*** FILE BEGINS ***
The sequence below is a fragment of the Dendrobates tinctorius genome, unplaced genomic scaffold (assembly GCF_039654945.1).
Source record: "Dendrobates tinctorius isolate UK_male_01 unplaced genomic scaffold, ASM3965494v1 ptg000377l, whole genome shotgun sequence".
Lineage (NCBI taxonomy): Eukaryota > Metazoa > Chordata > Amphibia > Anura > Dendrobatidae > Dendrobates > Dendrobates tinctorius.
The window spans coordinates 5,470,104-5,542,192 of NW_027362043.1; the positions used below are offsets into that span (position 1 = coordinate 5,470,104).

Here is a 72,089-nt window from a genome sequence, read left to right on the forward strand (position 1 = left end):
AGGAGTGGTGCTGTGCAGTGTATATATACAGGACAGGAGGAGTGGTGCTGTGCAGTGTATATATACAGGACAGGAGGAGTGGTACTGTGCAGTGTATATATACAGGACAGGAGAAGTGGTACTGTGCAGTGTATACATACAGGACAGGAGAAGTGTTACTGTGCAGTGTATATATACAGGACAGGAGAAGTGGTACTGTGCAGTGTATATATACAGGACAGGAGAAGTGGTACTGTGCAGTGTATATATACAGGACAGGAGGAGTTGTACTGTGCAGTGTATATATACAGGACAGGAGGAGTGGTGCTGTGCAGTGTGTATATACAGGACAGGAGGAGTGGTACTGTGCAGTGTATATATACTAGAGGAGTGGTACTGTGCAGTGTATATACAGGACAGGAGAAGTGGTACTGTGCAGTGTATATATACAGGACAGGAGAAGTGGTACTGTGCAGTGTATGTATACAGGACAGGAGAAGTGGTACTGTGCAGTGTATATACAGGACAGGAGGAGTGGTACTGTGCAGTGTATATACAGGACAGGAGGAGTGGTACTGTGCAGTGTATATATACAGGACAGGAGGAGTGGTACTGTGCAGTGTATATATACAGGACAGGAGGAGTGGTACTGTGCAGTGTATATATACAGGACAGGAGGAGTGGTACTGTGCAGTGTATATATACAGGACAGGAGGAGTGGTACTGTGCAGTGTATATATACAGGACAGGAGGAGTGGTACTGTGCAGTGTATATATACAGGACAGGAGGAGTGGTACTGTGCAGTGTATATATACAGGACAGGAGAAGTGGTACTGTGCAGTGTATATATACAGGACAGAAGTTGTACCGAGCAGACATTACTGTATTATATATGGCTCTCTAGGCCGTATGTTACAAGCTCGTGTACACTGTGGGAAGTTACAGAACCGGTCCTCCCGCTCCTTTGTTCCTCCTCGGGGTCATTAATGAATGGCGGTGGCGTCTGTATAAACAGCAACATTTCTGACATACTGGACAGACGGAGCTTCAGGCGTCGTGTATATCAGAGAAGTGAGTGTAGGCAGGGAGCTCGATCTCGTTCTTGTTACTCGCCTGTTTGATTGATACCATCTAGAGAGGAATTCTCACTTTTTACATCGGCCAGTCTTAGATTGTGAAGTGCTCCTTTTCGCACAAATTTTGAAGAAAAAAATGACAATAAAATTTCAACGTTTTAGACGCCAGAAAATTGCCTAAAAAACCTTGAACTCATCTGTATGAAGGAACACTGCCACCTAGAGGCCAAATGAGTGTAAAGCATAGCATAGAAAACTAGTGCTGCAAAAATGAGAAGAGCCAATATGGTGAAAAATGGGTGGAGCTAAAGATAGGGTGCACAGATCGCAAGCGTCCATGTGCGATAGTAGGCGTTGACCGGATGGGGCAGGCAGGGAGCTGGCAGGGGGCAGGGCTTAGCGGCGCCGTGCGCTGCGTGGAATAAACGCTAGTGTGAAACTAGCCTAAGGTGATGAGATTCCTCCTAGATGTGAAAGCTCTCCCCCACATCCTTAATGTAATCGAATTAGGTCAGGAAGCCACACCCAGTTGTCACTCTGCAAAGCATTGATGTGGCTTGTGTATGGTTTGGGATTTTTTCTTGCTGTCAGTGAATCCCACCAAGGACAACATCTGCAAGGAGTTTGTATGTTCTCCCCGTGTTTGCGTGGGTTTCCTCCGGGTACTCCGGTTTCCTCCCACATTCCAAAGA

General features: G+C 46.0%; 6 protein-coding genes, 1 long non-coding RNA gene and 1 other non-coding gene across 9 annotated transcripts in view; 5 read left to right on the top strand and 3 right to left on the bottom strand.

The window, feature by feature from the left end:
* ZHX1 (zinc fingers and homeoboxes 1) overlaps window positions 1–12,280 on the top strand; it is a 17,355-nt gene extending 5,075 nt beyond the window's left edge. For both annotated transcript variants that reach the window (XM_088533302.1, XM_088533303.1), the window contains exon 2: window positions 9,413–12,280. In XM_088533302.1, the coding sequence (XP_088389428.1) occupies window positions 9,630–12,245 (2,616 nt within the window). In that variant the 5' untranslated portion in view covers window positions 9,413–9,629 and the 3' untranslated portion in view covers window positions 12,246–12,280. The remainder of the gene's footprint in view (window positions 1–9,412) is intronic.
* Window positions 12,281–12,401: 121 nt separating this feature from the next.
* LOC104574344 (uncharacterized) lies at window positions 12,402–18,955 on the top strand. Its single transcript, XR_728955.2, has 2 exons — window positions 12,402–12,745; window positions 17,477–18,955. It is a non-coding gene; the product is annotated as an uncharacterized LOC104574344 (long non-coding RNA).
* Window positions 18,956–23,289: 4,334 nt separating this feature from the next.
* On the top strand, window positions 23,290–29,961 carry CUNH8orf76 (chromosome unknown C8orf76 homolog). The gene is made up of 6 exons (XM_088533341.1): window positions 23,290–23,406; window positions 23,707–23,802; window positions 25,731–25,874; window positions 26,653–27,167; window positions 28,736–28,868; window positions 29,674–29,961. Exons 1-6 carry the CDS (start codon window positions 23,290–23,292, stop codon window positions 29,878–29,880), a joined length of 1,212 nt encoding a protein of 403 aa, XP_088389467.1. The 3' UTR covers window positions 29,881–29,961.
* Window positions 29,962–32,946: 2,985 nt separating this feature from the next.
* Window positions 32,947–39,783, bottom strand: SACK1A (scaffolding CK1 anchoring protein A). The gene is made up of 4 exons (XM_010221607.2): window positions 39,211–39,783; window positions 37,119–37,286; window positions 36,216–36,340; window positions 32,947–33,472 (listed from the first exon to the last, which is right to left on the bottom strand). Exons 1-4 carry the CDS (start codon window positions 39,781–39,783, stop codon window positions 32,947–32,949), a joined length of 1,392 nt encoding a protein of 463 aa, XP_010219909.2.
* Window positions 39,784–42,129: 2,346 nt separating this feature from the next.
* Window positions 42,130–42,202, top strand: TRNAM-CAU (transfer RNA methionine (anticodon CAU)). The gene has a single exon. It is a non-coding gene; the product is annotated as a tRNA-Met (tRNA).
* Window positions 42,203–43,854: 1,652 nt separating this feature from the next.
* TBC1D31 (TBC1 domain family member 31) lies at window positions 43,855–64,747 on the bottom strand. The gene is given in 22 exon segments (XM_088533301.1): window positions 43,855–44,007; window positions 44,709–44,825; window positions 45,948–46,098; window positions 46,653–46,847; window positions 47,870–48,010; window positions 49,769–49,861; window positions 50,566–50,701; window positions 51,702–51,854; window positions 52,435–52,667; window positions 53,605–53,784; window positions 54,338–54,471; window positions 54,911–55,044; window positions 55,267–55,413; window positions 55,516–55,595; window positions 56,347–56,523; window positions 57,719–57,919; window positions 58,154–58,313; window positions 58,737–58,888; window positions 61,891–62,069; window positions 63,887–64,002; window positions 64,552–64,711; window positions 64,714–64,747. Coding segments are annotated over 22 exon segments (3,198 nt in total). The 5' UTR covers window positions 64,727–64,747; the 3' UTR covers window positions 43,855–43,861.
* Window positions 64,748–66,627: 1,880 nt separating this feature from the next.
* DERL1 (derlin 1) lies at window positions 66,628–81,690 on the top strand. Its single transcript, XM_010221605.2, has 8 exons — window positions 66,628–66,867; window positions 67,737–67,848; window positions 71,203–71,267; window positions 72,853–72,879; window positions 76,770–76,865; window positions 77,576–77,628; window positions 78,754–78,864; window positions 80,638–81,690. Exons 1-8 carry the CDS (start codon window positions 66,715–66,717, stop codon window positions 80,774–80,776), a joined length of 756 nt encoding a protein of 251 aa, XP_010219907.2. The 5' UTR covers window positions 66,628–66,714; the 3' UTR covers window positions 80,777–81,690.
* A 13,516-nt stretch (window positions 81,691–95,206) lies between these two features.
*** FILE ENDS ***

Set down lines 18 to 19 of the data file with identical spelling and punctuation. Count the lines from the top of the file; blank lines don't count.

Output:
* Window positions 42,203–43,854: 1,652 nt separating this feature from the next.
* TBC1D31 (TBC1 domain family member 31) lies at window positions 43,855–64,747 on the bottom strand. The gene is given in 22 exon segments (XM_088533301.1): window positions 43,855–44,007; window positions 44,709–44,825; window positions 45,948–46,098; window positions 46,653–46,847; window positions 47,870–48,010; window positions 49,769–49,861; window positions 50,566–50,701; window positions 51,702–51,854; window positions 52,435–52,667; window positions 53,605–53,784; window positions 54,338–54,471; window positions 54,911–55,044; window positions 55,267–55,413; window positions 55,516–55,595; window positions 56,347–56,523; window positions 57,719–57,919; window positions 58,154–58,313; window positions 58,737–58,888; window positions 61,891–62,069; window positions 63,887–64,002; window positions 64,552–64,711; window positions 64,714–64,747. Coding segments are annotated over 22 exon segments (3,198 nt in total). The 5' UTR covers window positions 64,727–64,747; the 3' UTR covers window positions 43,855–43,861.